Letterlocking: Historical Practices of Securing Information a workshop with Jana Dambrogio
Saturday, June 20th, 2015 9am to 4:30pm The Library Company of Philadelphia
What did Queen Elizabeth I, her spymaster Sir Walsingham, Marie Antoinette, and Russian WWII soldiers all have in common? They were letterlockers. They, and many others throughout history, folded and secured their letters without the use of an envelope. It’s part of a 10,000-year information security tradition, ranging from Mesopotamian clay bullae to Bitcoins.
Come spend some time with Jana Dambrogio to learn how they did it. If you identify yourself as an artist, conservator, bookbinder, archivist, origami maker, paper engineer, letter- writer, secret keeper, or information security expert, this is the course for you.
Jana Dambrogio is currently the Thomas F. Peterson (1957) Conservator at the Massachusetts Institute of Technology Libraries. She has been working in the preservation field for 15 years as a conservator, consultant, and teaching professional. She previously held positions at the US National Archives, the United Nations, and the Vatican Secret Archives. She is a Fellow of the American Academy in Rome and an active member of various book and manuscript communities. She teaches workshops internationally on how to look at, make models of, and develop approaches to conserving library and archival binding and letterlocking structures.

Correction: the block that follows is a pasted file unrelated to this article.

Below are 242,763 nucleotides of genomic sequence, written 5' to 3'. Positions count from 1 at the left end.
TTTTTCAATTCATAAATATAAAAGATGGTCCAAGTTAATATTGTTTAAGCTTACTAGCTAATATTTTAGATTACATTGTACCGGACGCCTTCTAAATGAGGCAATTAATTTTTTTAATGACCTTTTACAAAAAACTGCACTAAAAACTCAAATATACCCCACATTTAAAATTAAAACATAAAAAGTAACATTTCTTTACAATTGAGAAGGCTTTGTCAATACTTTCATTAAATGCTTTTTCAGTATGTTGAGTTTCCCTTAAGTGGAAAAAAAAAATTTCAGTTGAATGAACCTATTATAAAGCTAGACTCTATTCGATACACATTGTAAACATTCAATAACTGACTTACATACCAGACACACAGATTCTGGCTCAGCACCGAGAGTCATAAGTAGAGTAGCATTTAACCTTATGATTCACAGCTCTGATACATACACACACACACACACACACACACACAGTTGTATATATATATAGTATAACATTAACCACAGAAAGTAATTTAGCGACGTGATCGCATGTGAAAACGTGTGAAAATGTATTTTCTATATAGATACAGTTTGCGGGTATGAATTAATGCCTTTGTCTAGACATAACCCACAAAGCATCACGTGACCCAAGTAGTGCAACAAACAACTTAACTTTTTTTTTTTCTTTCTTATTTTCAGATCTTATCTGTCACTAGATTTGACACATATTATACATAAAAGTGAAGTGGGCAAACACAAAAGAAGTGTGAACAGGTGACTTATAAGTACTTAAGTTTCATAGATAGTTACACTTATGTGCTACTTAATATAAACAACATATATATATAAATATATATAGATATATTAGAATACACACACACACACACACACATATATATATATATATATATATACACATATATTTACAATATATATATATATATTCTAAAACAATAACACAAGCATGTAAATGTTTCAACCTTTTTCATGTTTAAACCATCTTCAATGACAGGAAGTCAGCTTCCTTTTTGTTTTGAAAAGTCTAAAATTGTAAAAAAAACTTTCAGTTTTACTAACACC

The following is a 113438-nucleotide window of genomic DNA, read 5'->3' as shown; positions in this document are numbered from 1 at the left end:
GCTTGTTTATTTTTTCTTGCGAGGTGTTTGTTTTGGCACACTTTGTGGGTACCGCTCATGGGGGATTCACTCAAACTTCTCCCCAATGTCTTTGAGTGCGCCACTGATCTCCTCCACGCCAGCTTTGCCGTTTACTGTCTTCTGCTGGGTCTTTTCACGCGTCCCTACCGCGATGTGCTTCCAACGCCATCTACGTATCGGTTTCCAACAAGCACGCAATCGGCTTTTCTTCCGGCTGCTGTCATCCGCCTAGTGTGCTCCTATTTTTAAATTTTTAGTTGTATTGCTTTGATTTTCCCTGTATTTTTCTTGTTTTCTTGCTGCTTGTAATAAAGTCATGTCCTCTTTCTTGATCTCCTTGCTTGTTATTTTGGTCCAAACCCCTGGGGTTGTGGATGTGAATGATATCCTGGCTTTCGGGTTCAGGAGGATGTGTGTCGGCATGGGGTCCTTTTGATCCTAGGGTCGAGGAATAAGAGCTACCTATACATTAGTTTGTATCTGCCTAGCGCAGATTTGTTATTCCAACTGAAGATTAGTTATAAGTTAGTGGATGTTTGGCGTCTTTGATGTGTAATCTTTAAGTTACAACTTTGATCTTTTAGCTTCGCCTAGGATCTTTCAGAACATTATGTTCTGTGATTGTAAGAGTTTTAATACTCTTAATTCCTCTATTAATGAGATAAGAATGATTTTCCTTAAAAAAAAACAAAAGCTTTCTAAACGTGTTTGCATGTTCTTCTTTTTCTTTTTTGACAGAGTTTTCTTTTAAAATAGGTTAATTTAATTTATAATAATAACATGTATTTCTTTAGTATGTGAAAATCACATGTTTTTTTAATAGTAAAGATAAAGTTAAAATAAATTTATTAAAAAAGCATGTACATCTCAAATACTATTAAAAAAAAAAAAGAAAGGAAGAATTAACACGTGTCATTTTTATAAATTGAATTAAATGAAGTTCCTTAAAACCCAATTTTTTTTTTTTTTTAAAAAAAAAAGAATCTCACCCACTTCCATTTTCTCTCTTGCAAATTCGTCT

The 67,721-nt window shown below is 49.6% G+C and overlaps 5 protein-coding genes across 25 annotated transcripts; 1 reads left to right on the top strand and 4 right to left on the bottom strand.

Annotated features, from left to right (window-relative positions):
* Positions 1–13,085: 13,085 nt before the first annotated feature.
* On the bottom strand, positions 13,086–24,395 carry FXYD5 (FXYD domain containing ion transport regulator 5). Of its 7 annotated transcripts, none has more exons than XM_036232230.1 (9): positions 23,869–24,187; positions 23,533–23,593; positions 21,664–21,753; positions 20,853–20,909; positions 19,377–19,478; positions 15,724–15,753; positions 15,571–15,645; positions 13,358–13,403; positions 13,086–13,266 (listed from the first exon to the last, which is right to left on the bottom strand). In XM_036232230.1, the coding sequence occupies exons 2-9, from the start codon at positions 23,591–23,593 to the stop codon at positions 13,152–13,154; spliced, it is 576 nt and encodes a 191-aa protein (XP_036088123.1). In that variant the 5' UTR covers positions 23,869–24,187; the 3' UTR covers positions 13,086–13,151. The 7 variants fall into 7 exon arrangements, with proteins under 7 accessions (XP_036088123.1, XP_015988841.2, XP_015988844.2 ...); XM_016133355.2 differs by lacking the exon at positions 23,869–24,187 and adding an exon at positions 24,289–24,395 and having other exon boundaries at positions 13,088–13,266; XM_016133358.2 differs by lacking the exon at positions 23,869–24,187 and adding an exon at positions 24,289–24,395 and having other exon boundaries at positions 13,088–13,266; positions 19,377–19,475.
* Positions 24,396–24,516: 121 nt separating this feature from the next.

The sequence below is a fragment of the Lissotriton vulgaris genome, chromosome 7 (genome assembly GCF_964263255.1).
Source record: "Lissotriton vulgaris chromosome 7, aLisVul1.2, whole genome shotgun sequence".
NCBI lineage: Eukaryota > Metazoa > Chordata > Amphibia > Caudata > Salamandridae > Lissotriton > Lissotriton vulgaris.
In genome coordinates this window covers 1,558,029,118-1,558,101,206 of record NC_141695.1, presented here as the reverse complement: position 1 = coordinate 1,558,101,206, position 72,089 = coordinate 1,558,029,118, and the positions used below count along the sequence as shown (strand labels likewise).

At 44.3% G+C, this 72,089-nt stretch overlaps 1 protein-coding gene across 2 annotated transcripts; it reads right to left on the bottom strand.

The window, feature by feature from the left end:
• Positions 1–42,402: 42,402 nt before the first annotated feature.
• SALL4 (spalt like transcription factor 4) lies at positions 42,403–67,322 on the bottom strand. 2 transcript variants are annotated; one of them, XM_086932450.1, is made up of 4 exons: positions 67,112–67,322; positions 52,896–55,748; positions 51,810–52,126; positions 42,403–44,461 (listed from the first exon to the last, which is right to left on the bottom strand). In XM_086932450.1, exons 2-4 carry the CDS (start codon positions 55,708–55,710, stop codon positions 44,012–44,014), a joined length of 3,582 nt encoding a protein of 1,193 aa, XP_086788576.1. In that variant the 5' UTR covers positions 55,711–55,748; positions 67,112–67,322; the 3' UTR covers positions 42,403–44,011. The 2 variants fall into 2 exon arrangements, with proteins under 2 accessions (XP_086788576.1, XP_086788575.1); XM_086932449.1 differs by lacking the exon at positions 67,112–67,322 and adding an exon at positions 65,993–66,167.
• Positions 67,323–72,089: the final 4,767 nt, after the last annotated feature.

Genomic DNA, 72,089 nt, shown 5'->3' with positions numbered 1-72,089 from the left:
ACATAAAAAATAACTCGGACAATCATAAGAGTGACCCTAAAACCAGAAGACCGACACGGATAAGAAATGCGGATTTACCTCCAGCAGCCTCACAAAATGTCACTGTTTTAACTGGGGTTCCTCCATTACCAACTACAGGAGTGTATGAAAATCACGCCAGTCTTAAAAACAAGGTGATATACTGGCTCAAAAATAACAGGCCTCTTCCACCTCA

for more information and to RSVP:
Please click on the link below for more details….
The Mysterious Voynich Manuscript: Collaboration Yields New Insights
A talk by Paula Zyats, Assistant Chief Conservator, Special Collections, Yale University
Thursday, July 10, 2014
The Library Company of Philadelphia, 1314 Locust Street
5:30 – 7:30 pm – reception and exhibition opening to follow (see below)
Click here to RSVP
The Voynich Manuscript, a mysterious vellum manuscript written in an unknown language, was donated to Yale University’s Beinecke Rare Book and Manuscript Library in 1969. In late 2008, an Austrian film crew approached the Beinecke with a proposal to conduct materials testing on the Voynich Manuscript and make a film about it. This prompted an exciting collaboration between curators, scientists, conservators, historians, and filmmakers. This talk summarizes those findings, outlining the history of the Voynich Manuscript, some of the theories as to its origins, conservation treatment, materials testing, and parchment radiocarbon dating. The advances though significant, are humble: the Voynich Manuscript’s authorship and meaning remain a complete mystery.
(image above from the Beinecke Library, Yale University)
Paula Zyats is a graduate of the Winterthur Museum/ University of Delaware Program in Art Conservation. She worked as Rare Books and Manuscripts Conservator at CCAHA before coming to Yale, specializing in manuscripts on parchment and paper. Paula has been in her present position as Assistant Chief Conservator for Special Collections at Yale University Libraries for the past 9 1/2 years. In that time, she has been privileged to work on rare items from numerous special collections within the Libraries, including the Voynich Manuscript, and is currently working on a project to treat and house ancient papyrus fragments.
Please also enjoy the opening of
“Small Wonders: Miniature Books by the Delaware Valley Chapter
of the Guild of Book Workers”